In contrast ‘Happy Ending’ folds the painful final days of the disabled pater familias into the personal and business relations of his family. This situation has a dynamic that exposes the audience to both the hard unpredictable elements of ageing and the issues of falling out of synch with the times. ‘Happy Ending’ demands the viewer to give some thought to the critical issues and the dilemmas that can absorb destroy define a life as it moves into that time of the end of the body.

    Ageing used to be considered unpromising film subject matter. But with ‘Alzheimers’ and other long term chronic conditions afflicting the old, the debate about the right to die, and increasing popular sociological and anthological interest in mortality, dying itself has been re-evaluated as having dramatic potential. It is a potential that largely remains unrealised in ‘Vortex’ which is no more than a transposed Victorian melodrama with a French high bourgeois setting that exploits old age and its concomitant vulnerability for dramatic impact. Squeezing the situation for its emotional value rather than understanding, ‘Vortex’ like ‘L’Amour’ is heavily dependent on its actors graphic simulation. The realist acting of its lead players milks the audience for sympathy. Noé’s objective is to emotionally manipulate the viewers, marginalising them as of spectators, directing their gaze upon the road to death.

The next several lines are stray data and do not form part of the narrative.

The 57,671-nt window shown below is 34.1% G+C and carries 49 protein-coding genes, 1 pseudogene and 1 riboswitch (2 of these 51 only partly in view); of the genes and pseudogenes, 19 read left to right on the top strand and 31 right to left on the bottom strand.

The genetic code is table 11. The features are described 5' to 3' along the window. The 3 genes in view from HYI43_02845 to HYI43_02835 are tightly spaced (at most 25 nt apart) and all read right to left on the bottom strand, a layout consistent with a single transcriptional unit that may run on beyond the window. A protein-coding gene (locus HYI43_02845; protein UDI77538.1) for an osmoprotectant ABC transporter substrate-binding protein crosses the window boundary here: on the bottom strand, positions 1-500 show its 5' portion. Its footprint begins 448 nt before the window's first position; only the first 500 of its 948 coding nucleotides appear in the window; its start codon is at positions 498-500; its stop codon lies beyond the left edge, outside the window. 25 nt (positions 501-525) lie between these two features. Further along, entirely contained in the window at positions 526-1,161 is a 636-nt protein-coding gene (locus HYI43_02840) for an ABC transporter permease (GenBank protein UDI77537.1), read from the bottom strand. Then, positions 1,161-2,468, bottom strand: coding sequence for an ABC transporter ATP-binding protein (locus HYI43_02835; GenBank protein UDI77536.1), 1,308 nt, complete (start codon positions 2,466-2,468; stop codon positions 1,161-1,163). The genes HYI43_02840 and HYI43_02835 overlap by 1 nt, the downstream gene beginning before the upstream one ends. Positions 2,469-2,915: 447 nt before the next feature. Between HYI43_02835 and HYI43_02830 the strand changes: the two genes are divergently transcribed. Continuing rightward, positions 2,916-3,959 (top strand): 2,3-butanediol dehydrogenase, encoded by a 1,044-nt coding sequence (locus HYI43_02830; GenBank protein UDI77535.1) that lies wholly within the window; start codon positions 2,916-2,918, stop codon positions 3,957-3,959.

I think there is something of bad faith in this. My feeling of ‘bad faith’ stems from the fact that Noé’s script is a one dimensional construct, a trap for his characters. The trap comprises old age in itself and to some extent he’s a conman exploiting the end conditions of life to deliver a fake experience to the audience that is capped off in the finality of death. Why does the script have to end in death? Because that accords with the mechanistic design of the drama. Death’s the easy ending, the conman’s ending because it is the cheap way out that gives nothing to the integrity of life and its unending demands on the spirit. ‘Vortex’ is a fake simulated stylised docu-drama which tries to justify itself in the name of realist literalist representation and poetic philosophical utterance.